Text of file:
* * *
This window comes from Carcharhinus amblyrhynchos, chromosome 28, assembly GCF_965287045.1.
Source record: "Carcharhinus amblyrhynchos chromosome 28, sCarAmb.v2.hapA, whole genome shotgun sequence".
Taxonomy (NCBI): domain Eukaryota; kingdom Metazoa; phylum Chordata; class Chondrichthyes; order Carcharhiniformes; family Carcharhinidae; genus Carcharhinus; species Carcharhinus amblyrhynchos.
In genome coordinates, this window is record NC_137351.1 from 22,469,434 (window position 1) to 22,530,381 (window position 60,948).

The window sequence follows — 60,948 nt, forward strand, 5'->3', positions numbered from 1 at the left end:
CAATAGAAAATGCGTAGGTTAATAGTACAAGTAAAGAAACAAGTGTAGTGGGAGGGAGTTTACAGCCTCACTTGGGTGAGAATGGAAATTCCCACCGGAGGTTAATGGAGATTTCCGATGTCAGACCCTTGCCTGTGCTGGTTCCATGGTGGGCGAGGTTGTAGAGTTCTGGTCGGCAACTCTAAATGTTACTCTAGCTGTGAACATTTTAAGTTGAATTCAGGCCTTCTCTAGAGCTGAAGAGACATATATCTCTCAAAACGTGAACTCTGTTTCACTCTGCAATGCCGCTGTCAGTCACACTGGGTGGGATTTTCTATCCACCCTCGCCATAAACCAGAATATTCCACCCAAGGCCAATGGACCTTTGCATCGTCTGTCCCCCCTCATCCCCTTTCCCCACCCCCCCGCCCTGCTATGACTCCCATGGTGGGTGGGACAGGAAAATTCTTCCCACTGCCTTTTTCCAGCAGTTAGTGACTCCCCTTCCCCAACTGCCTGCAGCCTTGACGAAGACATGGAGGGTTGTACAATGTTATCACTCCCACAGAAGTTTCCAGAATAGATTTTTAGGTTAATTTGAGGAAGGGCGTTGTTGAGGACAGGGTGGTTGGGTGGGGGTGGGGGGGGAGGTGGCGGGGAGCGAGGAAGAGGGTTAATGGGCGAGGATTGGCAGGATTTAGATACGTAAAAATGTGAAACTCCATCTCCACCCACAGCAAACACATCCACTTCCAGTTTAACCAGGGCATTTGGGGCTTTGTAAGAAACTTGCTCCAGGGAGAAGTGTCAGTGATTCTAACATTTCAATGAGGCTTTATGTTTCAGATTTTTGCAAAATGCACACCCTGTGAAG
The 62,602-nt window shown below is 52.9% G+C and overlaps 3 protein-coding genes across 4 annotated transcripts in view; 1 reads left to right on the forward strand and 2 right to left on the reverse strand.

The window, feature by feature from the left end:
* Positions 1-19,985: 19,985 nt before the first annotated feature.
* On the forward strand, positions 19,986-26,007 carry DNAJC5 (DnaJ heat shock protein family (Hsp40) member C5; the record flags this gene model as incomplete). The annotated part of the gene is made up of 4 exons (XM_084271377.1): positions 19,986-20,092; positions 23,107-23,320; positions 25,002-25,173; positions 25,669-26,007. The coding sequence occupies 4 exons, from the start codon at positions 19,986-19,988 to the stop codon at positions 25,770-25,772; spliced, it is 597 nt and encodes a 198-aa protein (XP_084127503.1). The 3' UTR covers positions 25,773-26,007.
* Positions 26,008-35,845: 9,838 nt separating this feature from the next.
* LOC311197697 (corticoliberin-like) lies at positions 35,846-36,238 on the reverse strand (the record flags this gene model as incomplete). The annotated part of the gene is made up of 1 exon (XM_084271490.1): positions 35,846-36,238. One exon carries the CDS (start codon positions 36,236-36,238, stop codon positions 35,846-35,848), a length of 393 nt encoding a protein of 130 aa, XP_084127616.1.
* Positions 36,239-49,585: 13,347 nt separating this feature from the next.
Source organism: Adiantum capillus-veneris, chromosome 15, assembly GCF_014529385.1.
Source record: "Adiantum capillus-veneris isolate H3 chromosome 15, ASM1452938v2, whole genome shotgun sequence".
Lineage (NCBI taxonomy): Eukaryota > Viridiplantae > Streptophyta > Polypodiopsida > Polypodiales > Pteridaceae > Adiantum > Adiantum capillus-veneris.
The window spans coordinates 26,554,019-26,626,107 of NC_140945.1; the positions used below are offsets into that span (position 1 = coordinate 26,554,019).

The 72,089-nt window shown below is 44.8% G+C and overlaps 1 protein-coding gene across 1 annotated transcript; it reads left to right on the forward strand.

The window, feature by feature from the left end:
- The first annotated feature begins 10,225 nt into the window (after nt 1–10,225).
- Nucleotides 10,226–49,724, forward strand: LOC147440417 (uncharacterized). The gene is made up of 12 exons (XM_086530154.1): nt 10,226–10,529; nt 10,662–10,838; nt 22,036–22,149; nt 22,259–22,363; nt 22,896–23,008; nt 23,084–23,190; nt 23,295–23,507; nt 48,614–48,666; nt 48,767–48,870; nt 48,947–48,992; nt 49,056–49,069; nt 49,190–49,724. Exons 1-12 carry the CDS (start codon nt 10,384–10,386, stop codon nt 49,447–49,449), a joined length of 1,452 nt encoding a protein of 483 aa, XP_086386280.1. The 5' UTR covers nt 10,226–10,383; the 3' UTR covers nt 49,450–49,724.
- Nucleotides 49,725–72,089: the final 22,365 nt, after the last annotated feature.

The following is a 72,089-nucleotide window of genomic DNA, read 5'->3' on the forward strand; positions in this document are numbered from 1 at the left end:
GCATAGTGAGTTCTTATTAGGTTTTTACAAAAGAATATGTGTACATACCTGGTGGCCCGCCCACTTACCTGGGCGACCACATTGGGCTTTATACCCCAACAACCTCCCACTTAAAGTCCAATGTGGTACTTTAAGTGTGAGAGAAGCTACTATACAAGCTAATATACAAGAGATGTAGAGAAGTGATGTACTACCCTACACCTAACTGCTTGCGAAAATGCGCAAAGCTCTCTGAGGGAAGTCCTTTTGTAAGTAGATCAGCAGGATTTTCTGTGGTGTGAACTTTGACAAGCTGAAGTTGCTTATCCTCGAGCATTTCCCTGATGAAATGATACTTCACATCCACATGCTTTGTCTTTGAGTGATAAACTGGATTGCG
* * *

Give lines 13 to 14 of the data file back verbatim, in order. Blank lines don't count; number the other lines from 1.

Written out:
* Positions 36,239-49,585: 13,347 nt separating this feature from the next.
Source organism: Adiantum capillus-veneris, chromosome 15, assembly GCF_014529385.1.